By Michael Goldstein
By Dennis Romero
By Sarah Fenske
By Matthew Mullins
By Patrick Range McDonald
By LA Weekly
By Dennis Romero
By Simone Wilson
Tom Ryan and I were booked together at the Laff Stop in Houston and were talking one day about Jerry Springer. Tom tells me he has a stripper friend (every good comic has at least one) who was going to do an episode and needed people to go with her and play different roles. Her motivation for going on the show, he explained, was to push her new literary achievement, How to Be a Successful Stripper, or some such horseshit, that she’d evidently penned between spins on the brass pole. He said that his stripper friend, Suzanne Starr, had spoken with the Springer people, who’d shown interest but said she needed to come up with a storyline around which she could push her book.
Now she needed not only players, but someone to come up with the angle, too. Figuring a storyline for Springer was about as difficult as writing a knock-knock joke, I called Suzanne immediately and started plotting out possible scenarios. She was worried most about being the only blonde girl on the show and, of course, pushing the book. Don’t forget, she has a message.
I tried to recruit as many of my friends as possible and was surprised at how many of them wanted no part of it. I guess the prospect of going on national TV and shouting “I’m a whore!” for all to hear doesn’t hold the same allure for other people as it does for me. In the end it wouldn’t matter.
The producers called Suzanne and told her they’d come up with a storyline of their own. I would be brought to the show so that my “girlfriend” could reveal to me her secret life as a tittie dancer. I would act as though I were kicked in the nuts. Then, a second girl would come out as my girlfriend’s new lesbian lover. Another shot to the nuts. Adding more insult to injury, they’d then perform a striptease for the audience, during which I was to go apeshit. End of segment. Suzanne would now seek out a third girl to play the girlfriend while I worked on getting into character, pretending to hate tittie dancers while my friends took turns kicking me in the nuts. I first spoke with the segment producer, Norm Lubow, about a week before the taping. He briefly went over the storyline, asked a few pertinent questions and told me that I could not, at any time, for any reason, tell anyone that this story was anything other than the truth, including my own friends. I agreed, as my friends on the other extension tried not to laugh. He’d arrange my air fare from L.A. to Chicago, where the show is taped. The taping date was, appropriately enough, April Fool’s Day 1998, although we’d get there two days ahead of time to rehearse.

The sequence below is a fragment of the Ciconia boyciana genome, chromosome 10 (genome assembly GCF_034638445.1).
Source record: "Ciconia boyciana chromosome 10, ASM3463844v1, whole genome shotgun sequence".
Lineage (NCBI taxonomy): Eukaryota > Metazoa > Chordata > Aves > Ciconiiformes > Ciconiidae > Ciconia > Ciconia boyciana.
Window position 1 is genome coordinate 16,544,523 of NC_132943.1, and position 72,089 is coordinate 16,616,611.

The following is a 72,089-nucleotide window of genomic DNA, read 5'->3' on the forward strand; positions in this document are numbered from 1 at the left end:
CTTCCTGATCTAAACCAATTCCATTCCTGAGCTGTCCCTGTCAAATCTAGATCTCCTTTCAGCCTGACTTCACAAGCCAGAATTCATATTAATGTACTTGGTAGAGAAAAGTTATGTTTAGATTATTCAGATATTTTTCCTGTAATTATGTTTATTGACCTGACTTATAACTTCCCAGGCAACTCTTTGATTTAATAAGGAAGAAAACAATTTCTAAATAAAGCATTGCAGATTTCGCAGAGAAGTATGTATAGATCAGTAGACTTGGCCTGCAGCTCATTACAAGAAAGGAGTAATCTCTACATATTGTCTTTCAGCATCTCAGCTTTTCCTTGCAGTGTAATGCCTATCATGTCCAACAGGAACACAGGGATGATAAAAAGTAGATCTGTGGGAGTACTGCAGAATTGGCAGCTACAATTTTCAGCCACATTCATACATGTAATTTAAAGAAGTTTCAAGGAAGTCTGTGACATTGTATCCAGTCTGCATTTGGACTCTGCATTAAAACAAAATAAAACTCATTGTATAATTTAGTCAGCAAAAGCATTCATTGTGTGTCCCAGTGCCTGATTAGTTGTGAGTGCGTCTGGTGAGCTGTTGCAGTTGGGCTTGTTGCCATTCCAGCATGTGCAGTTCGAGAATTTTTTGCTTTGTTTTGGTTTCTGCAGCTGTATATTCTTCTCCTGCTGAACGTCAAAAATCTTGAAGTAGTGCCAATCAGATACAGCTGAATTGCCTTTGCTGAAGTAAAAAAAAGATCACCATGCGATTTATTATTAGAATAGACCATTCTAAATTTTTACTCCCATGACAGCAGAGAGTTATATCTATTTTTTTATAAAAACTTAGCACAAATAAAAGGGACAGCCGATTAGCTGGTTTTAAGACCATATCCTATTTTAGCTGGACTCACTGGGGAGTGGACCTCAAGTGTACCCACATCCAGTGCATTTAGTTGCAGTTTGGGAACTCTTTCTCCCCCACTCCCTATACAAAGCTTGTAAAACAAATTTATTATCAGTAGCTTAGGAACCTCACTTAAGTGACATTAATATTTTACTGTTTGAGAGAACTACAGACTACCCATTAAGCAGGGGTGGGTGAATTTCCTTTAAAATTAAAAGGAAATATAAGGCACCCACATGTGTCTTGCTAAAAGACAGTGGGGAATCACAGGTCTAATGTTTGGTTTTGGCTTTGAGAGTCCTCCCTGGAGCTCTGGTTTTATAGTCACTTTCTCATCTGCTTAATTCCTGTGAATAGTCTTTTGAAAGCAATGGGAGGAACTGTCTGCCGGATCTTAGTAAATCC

A limo waited for me at Chicago O’Hare. No matter how many times I get in a limo, I always look around first hoping that someone I hated from high school was nearby panhandling. No such luck. As I waited in line at the hotel I noticed a young trailer-trash couple ahead of me looking completely out of place and had to assume they were here for the show. I listened to their conversation with the front-desk girl as they told her about that day’s taping. These two were for real. They didn’t need any coaching, I’m sure. I’d bet they fucked in the limo, not sure if they’d ever see one again. I bet they fucked in the shower for the same reason.
I checked in and was given $100 in “Jerry Dollars,” which could be turned in immediately for cash. Why they didn’t just give you cash, I don’t know. Maybe just for the fun of saying “Jerry Dollars.” Either way, it was the only money I was going to get.
I met with Suzanne and her friend Danielle, who would be playing my girlfriend. Both seemed pretty war-torn, Danielle from a two-day ecstasy binge and Suzanne from too many years of tittie dancing. It was obvious why she left the lap dance for the lap top.
It was clear from the beginning that we weren’t on the same page. My plan was to be so outrageous that we were shoo-ins for the Too Hot for TV video, even if I had to punch Jerry right in the face. Suzanne, ever the pacifist, wanted absolutely no violence. She was very Ghandi-like, if Ghandi were an aging stripper with a bad tit job. Danielle actually said that she wanted our segment to have “a little class.” I waited for laughter but none came. I was definitely a man alone.
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